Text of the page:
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BELOVED KINDRED IN CHRIST JESUS: – My heart is drawn toward you because of the grace of God that is in you. Your hope and joy is in the truth as it is in Jesus; and as I am given to witness this I cannot but love you for the truth’s sake, which I humbly believe has been implanted by the Holy Ghost in my heart, and which we are assured by the inspired testimony shall be with us forever. It is a wonder of Jehovah’s sovereign grace that such mortals as we are have been called to know the kindness and love of God our Savior.

We are, I am sure, ready to confess that there were no good works of ours to induce the bestowment upon us of the tender compassion of the love and mercy that our guilty souls have tasted has flowed unto us according to the good pleasure of the God of our salvation, according to the eternal purpose which he purposed in Christ Jesus our Lord.

Since the time that my heart was first exercised about eternal things I have been a wanderer. Often times I have felt it was in “a solitary way”; that I was isolated and alone; that there could be none of the dear children of God just like me. Then also I have found quiet resting places that the Lord our Shepherd has provided for even a poor sinner like me. Most sweet and refreshing have these resting places been. The precious promises of God, the blood and righteousness of our Redeemer, the blessed covenant of Grace, have been the sanctuary of my wayward soul. In these precious retreats which the Holy Spirit leads the ransomed flock into, my poor, tried soul has been indulged to find moments of sweet and reviving repose. The Comforter has taken the things of Christ, and spread a table for me, and I have feasted upon the exceeding riches of God’s grace in his kindness toward us through Christ Jesus.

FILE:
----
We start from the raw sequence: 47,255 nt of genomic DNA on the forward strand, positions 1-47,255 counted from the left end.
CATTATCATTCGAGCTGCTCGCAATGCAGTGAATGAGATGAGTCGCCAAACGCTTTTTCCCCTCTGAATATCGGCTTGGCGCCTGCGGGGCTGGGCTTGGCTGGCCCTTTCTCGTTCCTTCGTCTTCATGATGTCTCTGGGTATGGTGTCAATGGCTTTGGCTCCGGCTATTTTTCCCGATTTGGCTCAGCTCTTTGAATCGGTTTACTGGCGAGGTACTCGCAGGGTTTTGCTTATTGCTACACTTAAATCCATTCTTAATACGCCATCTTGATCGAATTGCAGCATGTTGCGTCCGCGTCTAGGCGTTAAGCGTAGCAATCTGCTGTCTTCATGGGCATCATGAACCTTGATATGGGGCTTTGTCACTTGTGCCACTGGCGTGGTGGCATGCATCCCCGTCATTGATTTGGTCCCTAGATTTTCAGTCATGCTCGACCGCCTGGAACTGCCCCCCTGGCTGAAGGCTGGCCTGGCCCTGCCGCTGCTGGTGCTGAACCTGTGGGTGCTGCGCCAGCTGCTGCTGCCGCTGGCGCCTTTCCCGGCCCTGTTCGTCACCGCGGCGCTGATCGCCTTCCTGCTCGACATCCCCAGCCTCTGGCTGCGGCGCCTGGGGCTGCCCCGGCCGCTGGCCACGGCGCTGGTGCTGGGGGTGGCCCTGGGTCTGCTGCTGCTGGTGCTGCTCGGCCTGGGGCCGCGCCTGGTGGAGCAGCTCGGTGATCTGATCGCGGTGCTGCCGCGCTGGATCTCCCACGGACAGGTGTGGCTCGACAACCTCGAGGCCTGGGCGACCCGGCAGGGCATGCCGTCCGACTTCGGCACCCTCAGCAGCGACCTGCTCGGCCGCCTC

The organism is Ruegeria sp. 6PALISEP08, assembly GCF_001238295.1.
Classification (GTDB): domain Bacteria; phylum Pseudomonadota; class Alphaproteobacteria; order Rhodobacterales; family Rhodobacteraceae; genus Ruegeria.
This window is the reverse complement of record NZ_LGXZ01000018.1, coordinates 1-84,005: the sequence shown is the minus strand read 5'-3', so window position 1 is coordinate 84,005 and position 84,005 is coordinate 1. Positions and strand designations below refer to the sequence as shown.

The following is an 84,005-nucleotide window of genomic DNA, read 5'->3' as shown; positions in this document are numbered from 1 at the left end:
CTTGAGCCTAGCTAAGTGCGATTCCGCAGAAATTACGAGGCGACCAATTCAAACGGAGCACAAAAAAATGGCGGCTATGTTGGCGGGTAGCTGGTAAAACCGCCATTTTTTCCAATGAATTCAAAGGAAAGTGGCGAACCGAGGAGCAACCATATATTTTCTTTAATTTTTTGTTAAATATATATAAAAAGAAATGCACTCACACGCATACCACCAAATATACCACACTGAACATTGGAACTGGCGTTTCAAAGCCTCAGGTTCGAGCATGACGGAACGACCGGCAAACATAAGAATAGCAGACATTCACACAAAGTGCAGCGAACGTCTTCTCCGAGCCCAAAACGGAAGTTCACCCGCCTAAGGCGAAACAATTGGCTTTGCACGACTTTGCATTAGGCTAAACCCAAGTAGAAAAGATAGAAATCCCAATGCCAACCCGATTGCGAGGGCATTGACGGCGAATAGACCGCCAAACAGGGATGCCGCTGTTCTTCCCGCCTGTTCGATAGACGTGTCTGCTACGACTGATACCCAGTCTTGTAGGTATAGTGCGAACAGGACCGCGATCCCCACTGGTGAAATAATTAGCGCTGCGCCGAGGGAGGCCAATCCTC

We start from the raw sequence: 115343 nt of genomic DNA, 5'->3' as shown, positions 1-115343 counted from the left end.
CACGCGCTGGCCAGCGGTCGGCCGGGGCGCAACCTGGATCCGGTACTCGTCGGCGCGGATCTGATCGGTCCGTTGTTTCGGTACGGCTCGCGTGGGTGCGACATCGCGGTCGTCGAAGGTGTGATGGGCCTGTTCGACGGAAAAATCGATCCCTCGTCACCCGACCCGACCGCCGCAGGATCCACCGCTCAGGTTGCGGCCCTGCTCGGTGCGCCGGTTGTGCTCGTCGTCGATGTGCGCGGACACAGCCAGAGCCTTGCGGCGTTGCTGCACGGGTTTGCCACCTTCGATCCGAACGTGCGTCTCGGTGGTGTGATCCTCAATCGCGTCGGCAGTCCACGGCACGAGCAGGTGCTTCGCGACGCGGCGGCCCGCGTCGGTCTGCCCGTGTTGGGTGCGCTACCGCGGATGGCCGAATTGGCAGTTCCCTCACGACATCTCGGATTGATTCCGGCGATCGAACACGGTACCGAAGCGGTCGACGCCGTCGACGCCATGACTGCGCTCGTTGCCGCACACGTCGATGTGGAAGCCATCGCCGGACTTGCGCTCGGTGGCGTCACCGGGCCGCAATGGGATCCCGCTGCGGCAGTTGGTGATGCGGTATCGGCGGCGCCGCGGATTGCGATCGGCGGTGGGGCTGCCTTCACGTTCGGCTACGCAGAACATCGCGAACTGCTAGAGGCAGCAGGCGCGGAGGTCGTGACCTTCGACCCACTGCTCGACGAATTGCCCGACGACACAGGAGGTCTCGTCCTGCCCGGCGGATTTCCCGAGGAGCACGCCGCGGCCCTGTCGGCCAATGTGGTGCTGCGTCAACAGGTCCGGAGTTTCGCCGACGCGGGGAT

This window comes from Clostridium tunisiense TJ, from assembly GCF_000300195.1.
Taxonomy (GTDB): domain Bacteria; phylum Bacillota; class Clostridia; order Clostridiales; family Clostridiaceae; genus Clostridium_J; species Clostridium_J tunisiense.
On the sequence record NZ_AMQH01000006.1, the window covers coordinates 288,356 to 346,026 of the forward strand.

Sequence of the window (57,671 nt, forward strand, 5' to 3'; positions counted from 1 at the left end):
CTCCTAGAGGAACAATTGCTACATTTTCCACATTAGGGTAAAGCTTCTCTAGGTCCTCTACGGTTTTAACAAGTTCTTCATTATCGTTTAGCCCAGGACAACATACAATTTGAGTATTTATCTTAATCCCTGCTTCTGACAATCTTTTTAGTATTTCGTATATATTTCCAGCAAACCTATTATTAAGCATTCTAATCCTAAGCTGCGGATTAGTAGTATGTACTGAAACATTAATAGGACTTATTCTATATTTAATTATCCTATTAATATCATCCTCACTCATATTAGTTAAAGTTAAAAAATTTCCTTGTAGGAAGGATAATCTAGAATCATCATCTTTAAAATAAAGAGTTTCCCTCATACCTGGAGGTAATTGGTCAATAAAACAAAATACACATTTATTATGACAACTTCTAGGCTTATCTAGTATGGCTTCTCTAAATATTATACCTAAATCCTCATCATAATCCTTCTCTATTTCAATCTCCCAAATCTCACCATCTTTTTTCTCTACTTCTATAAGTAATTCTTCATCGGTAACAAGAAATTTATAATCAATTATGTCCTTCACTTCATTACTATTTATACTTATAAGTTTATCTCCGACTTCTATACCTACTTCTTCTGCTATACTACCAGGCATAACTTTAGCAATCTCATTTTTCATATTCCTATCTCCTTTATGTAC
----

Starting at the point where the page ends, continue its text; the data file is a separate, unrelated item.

O how gracious the Holy Ghost has been! Thus nourished and my strength recruited, I have again been called forth to pursue my way; and now after some years in the house of my pilgrimage I confess with Abraham that I am “a pilgrim and a stranger in the earth”.

David speaks for all Israel before the Lord, “We are strangers before thee, and sojourners, as were all our fathers, our days on earth are as a shadow, and there is none abiding”.

In my wanderings I have come upon some strange scenes, full of instructions; and yet for all these I find I am a learner yet, unskillful, and apt to go astray.

A short time ago as I roamed abroad pondering upon the ways of God as manifested in the vicissitudes that my soul has undergone, I came suddenly upon a scene that attracted my attention. As I drew near my heart became the more interested. It was a field with a fence about it. Finding a gap in the hedge I cautiously and prayerfully entered. Here I have been roaming, and exploring, and pondering, and my cogitations have much troubled and grieved my spirit. As I am yet stayed upon this spot, and the vision of it all is impressed upon my heart, I will un-bosom to you, dear children of God, the burden of my meditations.